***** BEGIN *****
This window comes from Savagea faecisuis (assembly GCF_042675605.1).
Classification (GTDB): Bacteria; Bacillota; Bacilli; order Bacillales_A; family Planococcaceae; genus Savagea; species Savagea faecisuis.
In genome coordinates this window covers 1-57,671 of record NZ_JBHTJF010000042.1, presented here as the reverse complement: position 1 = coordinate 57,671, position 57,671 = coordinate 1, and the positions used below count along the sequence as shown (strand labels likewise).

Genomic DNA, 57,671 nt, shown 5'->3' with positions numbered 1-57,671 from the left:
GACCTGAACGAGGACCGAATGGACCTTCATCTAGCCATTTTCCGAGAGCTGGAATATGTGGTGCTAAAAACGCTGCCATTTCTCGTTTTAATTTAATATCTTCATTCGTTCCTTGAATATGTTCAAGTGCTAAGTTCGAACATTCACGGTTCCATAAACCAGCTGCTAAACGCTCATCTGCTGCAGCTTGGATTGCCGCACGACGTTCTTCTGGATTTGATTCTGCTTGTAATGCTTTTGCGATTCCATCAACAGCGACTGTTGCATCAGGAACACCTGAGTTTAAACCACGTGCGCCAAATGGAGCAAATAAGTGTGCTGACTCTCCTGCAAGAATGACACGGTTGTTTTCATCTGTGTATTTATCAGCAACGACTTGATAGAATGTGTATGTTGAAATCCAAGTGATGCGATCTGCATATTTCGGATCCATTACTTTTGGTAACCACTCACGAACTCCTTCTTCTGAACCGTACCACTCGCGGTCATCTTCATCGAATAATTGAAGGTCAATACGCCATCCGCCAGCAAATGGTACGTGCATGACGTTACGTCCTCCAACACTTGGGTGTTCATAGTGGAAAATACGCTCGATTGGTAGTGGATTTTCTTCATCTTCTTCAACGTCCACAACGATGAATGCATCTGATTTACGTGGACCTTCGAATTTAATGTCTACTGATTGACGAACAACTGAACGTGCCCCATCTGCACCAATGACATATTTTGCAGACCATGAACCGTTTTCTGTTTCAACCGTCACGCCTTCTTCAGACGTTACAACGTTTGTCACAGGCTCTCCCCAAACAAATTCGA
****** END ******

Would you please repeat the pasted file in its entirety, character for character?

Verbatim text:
This window comes from Savagea faecisuis (assembly GCF_042675605.1).
Classification (GTDB): Bacteria; Bacillota; Bacilli; order Bacillales_A; family Planococcaceae; genus Savagea; species Savagea faecisuis.
In genome coordinates this window covers 1-57,671 of record NZ_JBHTJF010000042.1, presented here as the reverse complement: position 1 = coordinate 57,671, position 57,671 = coordinate 1, and the positions used below count along the sequence as shown (strand labels likewise).

Genomic DNA, 57,671 nt, shown 5'->3' with positions numbered 1-57,671 from the left:
GACCTGAACGAGGACCGAATGGACCTTCATCTAGCCATTTTCCGAGAGCTGGAATATGTGGTGCTAAAAACGCTGCCATTTCTCGTTTTAATTTAATATCTTCATTCGTTCCTTGAATATGTTCAAGTGCTAAGTTCGAACATTCACGGTTCCATAAACCAGCTGCTAAACGCTCATCTGCTGCAGCTTGGATTGCCGCACGACGTTCTTCTGGATTTGATTCTGCTTGTAATGCTTTTGCGATTCCATCAACAGCGACTGTTGCATCAGGAACACCTGAGTTTAAACCACGTGCGCCAAATGGAGCAAATAAGTGTGCTGACTCTCCTGCAAGAATGACACGGTTGTTTTCATCTGTGTATTTATCAGCAACGACTTGATAGAATGTGTATGTTGAAATCCAAGTGATGCGATCTGCATATTTCGGATCCATTACTTTTGGTAACCACTCACGAACTCCTTCTTCTGAACCGTACCACTCGCGGTCATCTTCATCGAATAATTGAAGGTCAATACGCCATCCGCCAGCAAATGGTACGTGCATGACGTTACGTCCTCCAACACTTGGGTGTTCATAGTGGAAAATACGCTCGATTGGTAGTGGATTTTCTTCATCTTCTTCAACGTCCACAACGATGAATGCATCTGATTTACGTGGACCTTCGAATTTAATGTCTACTGATTGACGAACAACTGAACGTGCCCCATCTGCACCAATGACATATTTTGCAGACCATGAACCGTTTTCTGTTTCAACCGTCACGCCTTCTTCAGACGTTACAACGTTTGTCACAGGCTCTCCCCAAACAAATTCGA